Building an effective school feeder relationship should be a fundamental strategy for all schools. But as with any relationship, these must be cultivated and managed to be effective. Many schools have anecdotally identified strong feeder schools, but don’t take the next step in effectively partnering to ensure robust student pipelines.
Colleges and high schools have traditionally understood the importance of feeder relationships. College recruiters will often visit the high schools to help cement the bond between the feeder school and the university. High schools also have a good history of developing programs that allow a familiarity with their school for Jr. high school students. More and more, students are deciding where to go to high school in the 5th grade. If your high school is not touching students early, you have the potential to lose out to the school that is.
So how do you develop school feeder relationships? Going about this is rather easy. The first step is to understand who would be a potential feeder school. There are two sources that you can use to identify feeder schools. The first one is your existing student base. As part of your standard enrollment process, you should always be asking the new student what school they previously attended. In taking this small step, you can identify what are your existing feeder schools. I cover this and other small changes you should make to your enrollment form here.
Overtime, you will also be able to make a qualitative judgement on the quality of the schools that traditionally feed into your school. If you know that students from feeder school X are particularly strong academically, you can then focus on that school to try to recruit higher achieving students.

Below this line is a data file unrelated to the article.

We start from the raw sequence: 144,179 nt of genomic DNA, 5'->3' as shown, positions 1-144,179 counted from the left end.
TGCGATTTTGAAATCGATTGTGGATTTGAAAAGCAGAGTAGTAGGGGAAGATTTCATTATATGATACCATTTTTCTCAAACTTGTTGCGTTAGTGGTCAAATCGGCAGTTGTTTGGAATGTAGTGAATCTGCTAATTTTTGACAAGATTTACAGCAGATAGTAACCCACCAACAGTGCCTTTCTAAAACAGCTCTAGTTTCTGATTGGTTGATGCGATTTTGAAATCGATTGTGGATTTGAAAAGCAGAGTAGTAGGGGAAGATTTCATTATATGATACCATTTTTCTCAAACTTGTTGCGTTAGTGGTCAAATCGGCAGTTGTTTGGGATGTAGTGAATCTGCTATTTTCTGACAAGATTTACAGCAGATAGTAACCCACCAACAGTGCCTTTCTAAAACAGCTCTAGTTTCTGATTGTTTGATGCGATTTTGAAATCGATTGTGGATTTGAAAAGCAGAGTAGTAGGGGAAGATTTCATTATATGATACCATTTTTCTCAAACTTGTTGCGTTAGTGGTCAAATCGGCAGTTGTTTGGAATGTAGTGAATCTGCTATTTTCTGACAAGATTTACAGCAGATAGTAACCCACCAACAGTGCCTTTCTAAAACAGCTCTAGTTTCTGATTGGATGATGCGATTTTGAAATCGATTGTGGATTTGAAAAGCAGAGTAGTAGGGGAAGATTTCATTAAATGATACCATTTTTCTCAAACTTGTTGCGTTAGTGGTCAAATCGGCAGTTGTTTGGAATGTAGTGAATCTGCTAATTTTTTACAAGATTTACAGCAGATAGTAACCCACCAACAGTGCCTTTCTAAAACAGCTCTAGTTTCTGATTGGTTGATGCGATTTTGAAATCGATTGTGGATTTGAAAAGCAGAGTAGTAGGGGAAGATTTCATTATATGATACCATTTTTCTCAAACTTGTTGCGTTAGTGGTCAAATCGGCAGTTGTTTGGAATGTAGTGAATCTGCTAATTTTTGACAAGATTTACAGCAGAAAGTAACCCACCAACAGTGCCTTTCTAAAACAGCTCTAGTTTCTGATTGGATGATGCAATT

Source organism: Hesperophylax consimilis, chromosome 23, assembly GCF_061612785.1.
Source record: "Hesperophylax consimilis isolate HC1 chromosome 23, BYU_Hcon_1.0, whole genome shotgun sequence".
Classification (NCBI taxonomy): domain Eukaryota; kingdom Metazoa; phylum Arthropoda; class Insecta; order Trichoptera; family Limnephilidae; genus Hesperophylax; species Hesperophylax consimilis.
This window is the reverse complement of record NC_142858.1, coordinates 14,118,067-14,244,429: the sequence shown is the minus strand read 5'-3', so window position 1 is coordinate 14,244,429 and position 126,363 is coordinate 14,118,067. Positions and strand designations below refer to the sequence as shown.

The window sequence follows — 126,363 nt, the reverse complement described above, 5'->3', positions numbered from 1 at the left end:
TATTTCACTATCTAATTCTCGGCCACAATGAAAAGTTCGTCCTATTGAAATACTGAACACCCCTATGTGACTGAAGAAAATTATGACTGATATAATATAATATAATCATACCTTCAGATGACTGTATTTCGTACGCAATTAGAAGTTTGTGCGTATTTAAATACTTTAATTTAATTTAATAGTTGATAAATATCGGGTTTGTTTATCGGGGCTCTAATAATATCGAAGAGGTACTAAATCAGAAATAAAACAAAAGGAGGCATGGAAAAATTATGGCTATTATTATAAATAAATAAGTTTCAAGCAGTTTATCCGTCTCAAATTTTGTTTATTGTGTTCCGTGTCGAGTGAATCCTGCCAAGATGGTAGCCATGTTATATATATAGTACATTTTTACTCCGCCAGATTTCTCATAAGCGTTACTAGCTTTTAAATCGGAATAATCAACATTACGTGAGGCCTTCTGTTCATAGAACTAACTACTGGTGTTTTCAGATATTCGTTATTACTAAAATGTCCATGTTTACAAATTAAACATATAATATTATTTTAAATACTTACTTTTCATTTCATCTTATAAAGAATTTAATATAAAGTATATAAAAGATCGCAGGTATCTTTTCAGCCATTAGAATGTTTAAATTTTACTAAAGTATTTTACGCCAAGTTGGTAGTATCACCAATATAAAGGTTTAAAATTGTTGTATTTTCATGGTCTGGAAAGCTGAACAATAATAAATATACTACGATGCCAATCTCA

Knowing who are your existing feeder schools is just the first step. Your next step is to identify all of the potential feeder schools that you could tap into. A great resource for this is the website www.greatschools.org. Using this website, it is very easy for you to enter in the address of your school, set a geographic circle, and identify all of the potential schools within a certain area. Select on the grade that represents the one that you want to pull from and you will be surprised at how many schools pop up. Once you have this wider list – review it with your staff to identify which programs you think should be targeted for cultivation.
Now that you have your short list of potential feeder schools it is a matter of creating relationships with that school. Make contact with either the principal or guidance counselor, or in the case of a preschool, the center director. Offer to provide them a school tour or to meet with them to help them understand the specific benefits of your school. You should always be able to articulate who is your target student when you are discussing your school with a potential feeder school.
This is very critical for elementary schools. Being able to recruit a strong kindergarten class is often a key area of strength for an elementary school. But yet, many schools don’t actively reach out to the preschools operating in their area.
Now that you have identified your feeder schools and made initial contact, it is important to continue to cultivate that relationship. There are multiple different ways for you to partner with schools. Offering a shadow day for their students at your school, offering to link to their website, matching up early curriculum requirements are all very easy ways that you can use to cement more positive relationships. Share feedback with them regarding how their grads are doing. Every school would love to hear that the students from their school are highly regarded when they move to the next stage of their academic career.
Establishing school feeder relationships is an easy and free marketing program that will pay dividends as you recruit and enroll students.